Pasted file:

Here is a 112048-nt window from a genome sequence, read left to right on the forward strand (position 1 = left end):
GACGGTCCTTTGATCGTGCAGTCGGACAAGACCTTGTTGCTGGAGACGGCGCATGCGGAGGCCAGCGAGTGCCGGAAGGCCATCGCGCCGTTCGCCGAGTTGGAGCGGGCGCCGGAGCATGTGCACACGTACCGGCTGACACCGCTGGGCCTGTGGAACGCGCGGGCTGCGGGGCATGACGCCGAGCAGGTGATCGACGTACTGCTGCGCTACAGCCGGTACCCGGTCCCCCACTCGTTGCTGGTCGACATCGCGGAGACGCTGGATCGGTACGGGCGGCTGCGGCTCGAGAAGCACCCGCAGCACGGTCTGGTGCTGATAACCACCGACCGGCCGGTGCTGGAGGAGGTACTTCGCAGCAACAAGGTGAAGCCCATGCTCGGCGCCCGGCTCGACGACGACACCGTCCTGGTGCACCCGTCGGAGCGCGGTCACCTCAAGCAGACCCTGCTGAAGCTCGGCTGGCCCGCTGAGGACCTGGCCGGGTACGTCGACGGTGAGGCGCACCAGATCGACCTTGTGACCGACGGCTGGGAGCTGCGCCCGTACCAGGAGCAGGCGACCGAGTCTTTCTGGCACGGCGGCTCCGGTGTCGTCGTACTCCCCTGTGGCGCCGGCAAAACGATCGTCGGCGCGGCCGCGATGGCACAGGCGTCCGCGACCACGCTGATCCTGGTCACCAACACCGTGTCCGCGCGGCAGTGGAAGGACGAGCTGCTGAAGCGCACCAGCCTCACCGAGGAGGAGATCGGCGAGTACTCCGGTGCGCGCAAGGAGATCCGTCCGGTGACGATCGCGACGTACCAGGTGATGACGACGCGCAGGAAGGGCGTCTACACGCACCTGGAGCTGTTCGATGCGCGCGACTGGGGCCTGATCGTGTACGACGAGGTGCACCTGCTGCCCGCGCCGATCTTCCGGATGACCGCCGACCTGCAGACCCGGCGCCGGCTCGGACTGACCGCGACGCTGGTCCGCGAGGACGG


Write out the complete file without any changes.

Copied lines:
Here is a 112048-nt window from a genome sequence, read left to right on the forward strand (position 1 = left end):
GACGGTCCTTTGATCGTGCAGTCGGACAAGACCTTGTTGCTGGAGACGGCGCATGCGGAGGCCAGCGAGTGCCGGAAGGCCATCGCGCCGTTCGCCGAGTTGGAGCGGGCGCCGGAGCATGTGCACACGTACCGGCTGACACCGCTGGGCCTGTGGAACGCGCGGGCTGCGGGGCATGACGCCGAGCAGGTGATCGACGTACTGCTGCGCTACAGCCGGTACCCGGTCCCCCACTCGTTGCTGGTCGACATCGCGGAGACGCTGGATCGGTACGGGCGGCTGCGGCTCGAGAAGCACCCGCAGCACGGTCTGGTGCTGATAACCACCGACCGGCCGGTGCTGGAGGAGGTACTTCGCAGCAACAAGGTGAAGCCCATGCTCGGCGCCCGGCTCGACGACGACACCGTCCTGGTGCACCCGTCGGAGCGCGGTCACCTCAAGCAGACCCTGCTGAAGCTCGGCTGGCCCGCTGAGGACCTGGCCGGGTACGTCGACGGTGAGGCGCACCAGATCGACCTTGTGACCGACGGCTGGGAGCTGCGCCCGTACCAGGAGCAGGCGACCGAGTCTTTCTGGCACGGCGGCTCCGGTGTCGTCGTACTCCCCTGTGGCGCCGGCAAAACGATCGTCGGCGCGGCCGCGATGGCACAGGCGTCCGCGACCACGCTGATCCTGGTCACCAACACCGTGTCCGCGCGGCAGTGGAAGGACGAGCTGCTGAAGCGCACCAGCCTCACCGAGGAGGAGATCGGCGAGTACTCCGGTGCGCGCAAGGAGATCCGTCCGGTGACGATCGCGACGTACCAGGTGATGACGACGCGCAGGAAGGGCGTCTACACGCACCTGGAGCTGTTCGATGCGCGCGACTGGGGCCTGATCGTGTACGACGAGGTGCACCTGCTGCCCGCGCCGATCTTCCGGATGACCGCCGACCTGCAGACCCGGCGCCGGCTCGGACTGACCGCGACGCTGGTCCGCGAGGACGG